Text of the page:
Joe Murphy – Compliance & Ethics Professional – January 2017
Compliance and ethics professionals have enough lists of things to do. There is the Sentencing Guidelines list of seven steps. The OECD Good Practice Guidance contains a good, practical list. Various agencies have provided guides with steps you can add to your lists. So we can assume the matter is fairly well covered.
Yet there is a compliance concept that I have generally not seen discussed in the literature in our eld. So to tee up this point, consider this simple question: Of all the compliance steps, which one is the most effective?
Some might point to training. It is certainly important, but can you count on it to prevent violations? Some might say screening to ensure you hire good people who won’t do bad things. True, but all people are fallible, so even the best system will have failures. Perhaps making sure you have a fully empowered chief ethics and compliance officer? That is essential, but no CECO can be everywhere covering everything, and the CECO still has to deal with the reality that people are imperfect.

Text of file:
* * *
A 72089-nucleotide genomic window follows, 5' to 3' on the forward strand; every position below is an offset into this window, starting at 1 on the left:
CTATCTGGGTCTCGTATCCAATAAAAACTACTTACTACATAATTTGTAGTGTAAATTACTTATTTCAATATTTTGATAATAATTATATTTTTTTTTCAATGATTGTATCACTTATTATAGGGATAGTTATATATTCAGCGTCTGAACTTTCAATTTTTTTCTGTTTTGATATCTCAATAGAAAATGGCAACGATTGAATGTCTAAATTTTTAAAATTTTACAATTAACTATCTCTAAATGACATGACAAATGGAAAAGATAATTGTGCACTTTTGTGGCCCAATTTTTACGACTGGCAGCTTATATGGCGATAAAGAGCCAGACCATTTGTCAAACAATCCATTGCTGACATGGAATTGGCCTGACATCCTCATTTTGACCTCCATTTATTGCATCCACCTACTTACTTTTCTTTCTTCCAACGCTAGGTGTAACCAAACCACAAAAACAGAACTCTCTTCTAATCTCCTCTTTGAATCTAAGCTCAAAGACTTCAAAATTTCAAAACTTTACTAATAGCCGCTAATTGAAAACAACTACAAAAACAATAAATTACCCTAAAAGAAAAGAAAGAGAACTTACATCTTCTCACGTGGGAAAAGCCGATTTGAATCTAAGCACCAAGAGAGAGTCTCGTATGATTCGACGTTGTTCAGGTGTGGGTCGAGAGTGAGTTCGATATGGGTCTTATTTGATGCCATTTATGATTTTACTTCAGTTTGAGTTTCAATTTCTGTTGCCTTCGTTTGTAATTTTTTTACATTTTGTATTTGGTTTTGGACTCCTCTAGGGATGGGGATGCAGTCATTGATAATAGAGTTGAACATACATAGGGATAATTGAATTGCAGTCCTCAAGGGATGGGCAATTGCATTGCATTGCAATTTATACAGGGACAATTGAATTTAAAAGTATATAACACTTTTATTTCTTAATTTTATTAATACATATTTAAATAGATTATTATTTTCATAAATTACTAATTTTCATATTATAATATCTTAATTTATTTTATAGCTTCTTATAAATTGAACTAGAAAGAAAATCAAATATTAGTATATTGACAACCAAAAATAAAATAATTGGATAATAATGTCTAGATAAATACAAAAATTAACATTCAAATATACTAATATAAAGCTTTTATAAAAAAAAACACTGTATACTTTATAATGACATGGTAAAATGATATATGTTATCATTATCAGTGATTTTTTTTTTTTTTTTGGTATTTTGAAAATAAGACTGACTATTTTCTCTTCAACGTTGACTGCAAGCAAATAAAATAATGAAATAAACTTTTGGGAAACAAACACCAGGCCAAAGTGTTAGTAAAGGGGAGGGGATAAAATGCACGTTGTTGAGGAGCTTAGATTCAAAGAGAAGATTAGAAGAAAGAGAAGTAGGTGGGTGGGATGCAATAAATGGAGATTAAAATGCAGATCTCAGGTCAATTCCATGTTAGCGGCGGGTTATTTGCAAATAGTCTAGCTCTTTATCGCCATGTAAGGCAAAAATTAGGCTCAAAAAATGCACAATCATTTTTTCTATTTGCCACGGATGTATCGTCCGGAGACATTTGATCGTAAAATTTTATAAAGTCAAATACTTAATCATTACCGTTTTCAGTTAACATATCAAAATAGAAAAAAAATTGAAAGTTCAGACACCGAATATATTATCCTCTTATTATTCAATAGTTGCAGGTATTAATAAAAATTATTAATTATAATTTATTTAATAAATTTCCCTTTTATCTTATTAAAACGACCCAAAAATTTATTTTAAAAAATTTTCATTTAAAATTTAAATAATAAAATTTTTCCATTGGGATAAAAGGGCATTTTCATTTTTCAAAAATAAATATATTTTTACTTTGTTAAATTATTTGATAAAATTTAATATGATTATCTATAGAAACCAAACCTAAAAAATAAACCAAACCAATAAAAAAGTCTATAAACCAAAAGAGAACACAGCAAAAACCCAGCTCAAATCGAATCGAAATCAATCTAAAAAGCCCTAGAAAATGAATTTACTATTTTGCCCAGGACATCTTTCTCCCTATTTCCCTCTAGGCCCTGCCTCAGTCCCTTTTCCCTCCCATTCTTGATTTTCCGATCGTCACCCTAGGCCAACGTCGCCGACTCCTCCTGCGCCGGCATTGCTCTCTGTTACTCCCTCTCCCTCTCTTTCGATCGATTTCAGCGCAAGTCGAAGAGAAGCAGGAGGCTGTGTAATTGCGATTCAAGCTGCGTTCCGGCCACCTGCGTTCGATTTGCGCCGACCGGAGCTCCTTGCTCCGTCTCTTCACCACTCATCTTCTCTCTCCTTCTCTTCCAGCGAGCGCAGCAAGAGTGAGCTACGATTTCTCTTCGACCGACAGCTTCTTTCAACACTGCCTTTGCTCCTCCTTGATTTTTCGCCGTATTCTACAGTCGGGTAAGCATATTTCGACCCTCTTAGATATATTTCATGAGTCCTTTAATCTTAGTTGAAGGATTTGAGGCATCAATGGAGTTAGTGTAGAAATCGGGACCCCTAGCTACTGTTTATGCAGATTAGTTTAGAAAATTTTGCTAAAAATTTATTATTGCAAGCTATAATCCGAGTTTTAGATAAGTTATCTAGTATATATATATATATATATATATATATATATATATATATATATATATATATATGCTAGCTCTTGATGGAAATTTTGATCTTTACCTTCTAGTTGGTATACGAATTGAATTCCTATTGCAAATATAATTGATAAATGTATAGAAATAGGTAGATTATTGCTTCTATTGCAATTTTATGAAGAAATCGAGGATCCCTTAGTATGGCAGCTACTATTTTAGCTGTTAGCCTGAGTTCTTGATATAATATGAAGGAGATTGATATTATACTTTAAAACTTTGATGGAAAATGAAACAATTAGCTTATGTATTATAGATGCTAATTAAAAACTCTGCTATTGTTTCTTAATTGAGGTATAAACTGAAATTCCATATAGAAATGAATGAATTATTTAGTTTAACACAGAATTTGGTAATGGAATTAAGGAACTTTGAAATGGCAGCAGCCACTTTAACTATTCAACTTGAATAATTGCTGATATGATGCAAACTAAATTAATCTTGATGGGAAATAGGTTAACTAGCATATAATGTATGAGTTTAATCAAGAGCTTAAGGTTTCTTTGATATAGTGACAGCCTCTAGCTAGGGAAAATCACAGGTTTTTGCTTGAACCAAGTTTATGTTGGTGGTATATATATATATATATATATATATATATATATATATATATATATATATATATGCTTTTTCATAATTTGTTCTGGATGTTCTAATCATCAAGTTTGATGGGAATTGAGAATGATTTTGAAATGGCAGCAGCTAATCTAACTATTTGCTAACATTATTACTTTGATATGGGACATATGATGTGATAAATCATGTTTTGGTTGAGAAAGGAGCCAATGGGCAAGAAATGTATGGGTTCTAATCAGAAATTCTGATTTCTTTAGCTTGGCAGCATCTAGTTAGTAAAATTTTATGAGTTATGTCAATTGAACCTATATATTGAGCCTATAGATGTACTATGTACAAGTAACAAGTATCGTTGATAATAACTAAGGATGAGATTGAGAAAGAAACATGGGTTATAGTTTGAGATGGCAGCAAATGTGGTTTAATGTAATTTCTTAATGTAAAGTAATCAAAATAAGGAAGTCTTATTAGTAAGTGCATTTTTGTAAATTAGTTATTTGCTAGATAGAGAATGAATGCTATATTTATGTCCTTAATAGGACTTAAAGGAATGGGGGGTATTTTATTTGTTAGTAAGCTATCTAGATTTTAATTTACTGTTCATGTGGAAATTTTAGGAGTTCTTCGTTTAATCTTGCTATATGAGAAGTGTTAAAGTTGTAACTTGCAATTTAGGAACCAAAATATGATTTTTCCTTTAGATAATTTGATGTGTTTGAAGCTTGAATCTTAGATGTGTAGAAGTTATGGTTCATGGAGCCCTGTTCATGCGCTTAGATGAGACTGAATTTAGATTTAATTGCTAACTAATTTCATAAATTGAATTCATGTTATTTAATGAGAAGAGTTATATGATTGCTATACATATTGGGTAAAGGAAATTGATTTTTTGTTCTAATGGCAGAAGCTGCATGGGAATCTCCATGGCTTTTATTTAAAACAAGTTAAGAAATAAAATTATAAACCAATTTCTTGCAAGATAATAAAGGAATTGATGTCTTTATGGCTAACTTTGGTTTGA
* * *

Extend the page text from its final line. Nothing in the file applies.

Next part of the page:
So what is the element I think is best in preventing violations? This goes back to something I learned while in-house, in a corporate quality initiative. It is a strikingly simple point. What is the best way to prevent quality defects in a process? Eliminate the process. If there is no opportunity for something to go wrong, then you do not need anything else.
The same concept can be applied to compliance. Of course, like the example of quality in production, there is much you cannot eliminate. But the point is to start with the question: Is there any way to make violations impossible? Instead of fixing a process, is it possible to eliminate the process?
This is not to suggest that crime is easy to eliminate. Rather, it is to open up our thinking a bit. Instead of thinking of policies, training, and auditing, the first question should be: Is there a way to make violations impossible?
What about the many instances where this is not possible? I suggest a second level of analysis. Can you make it easier to do the right thing than the wrong thing? If you can get inertia on your side, you have a real advantage.
So before you think about the training, the code references, and the audit plan, try asking first: Is there a way to make it impossible for someone to commit the violation? If not, can you make it easier and better for people to do the right thing than the wrong? This might inspire you to ideas and approaches that you might otherwise have passed by if you always start with your list of steps.